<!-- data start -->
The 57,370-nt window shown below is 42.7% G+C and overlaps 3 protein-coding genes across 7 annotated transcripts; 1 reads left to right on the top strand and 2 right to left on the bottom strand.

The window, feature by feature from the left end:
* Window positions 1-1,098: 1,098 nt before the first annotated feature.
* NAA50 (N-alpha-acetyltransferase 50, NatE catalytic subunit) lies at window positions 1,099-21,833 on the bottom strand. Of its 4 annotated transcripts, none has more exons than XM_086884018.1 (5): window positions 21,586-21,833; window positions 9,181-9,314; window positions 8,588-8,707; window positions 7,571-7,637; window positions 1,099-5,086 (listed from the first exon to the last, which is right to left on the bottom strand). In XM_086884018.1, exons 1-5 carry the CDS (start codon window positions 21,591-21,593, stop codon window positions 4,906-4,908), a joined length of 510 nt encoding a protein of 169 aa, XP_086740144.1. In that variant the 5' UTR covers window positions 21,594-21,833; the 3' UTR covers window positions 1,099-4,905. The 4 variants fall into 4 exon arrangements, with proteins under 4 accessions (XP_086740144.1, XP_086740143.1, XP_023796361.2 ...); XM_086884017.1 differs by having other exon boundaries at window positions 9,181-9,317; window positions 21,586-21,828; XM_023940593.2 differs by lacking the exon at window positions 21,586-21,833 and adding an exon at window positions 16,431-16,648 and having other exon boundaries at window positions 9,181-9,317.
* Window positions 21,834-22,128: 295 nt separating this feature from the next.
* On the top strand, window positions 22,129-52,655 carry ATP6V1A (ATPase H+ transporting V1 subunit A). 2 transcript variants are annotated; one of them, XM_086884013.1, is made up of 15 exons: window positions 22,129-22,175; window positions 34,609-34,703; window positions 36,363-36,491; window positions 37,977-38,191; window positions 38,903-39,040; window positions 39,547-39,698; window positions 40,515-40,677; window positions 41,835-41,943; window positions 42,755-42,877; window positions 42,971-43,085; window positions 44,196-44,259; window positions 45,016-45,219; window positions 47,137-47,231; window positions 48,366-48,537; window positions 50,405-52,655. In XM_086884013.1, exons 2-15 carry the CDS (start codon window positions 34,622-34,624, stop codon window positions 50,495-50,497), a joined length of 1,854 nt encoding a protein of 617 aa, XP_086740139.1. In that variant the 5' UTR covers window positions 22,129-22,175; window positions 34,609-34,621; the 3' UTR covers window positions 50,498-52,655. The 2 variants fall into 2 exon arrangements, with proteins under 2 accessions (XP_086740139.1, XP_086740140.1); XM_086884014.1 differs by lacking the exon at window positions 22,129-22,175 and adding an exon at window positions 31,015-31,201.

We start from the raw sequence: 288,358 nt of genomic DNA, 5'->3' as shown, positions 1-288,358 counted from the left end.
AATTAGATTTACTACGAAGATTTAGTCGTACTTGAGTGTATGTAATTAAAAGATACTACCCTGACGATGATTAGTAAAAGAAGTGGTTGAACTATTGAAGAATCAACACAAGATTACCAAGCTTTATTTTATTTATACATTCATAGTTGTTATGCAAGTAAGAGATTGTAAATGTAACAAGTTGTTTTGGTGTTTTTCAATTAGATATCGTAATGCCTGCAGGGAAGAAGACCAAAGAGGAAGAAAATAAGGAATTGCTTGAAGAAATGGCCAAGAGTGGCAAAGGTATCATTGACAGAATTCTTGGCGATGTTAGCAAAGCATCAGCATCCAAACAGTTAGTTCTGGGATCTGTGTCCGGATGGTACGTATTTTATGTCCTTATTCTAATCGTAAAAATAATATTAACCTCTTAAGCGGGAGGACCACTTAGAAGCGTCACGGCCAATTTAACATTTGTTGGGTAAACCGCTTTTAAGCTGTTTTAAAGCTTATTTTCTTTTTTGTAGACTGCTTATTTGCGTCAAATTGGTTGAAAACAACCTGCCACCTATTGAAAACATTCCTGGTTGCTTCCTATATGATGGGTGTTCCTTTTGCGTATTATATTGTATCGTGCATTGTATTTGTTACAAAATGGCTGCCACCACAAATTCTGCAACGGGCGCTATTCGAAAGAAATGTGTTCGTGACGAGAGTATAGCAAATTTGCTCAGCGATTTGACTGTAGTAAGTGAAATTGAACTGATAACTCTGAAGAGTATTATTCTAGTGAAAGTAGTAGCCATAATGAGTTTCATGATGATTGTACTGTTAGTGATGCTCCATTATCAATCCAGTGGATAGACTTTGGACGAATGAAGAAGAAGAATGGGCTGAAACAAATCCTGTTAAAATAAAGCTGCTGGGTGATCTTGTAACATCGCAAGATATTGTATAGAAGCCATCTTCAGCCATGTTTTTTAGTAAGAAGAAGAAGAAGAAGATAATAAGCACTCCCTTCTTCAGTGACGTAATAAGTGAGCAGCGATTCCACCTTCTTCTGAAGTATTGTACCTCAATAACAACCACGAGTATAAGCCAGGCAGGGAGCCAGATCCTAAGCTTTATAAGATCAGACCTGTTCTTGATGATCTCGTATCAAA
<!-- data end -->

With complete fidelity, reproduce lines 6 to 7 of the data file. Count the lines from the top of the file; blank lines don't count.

* On the top strand, window positions 22,129-52,655 carry ATP6V1A (ATPase H+ transporting V1 subunit A). 2 transcript variants are annotated; one of them, XM_086884013.1, is made up of 15 exons: window positions 22,129-22,175; window positions 34,609-34,703; window positions 36,363-36,491; window positions 37,977-38,191; window positions 38,903-39,040; window positions 39,547-39,698; window positions 40,515-40,677; window positions 41,835-41,943; window positions 42,755-42,877; window positions 42,971-43,085; window positions 44,196-44,259; window positions 45,016-45,219; window positions 47,137-47,231; window positions 48,366-48,537; window positions 50,405-52,655. In XM_086884013.1, exons 2-15 carry the CDS (start codon window positions 34,622-34,624, stop codon window positions 50,495-50,497), a joined length of 1,854 nt encoding a protein of 617 aa, XP_086740139.1. In that variant the 5' UTR covers window positions 22,129-22,175; window positions 34,609-34,621; the 3' UTR covers window positions 50,498-52,655. The 2 variants fall into 2 exon arrangements, with proteins under 2 accessions (XP_086740139.1, XP_086740140.1); XM_086884014.1 differs by lacking the exon at window positions 22,129-22,175 and adding an exon at window positions 31,015-31,201.

We start from the raw sequence: 288,358 nt of genomic DNA, 5'->3' as shown, positions 1-288,358 counted from the left end.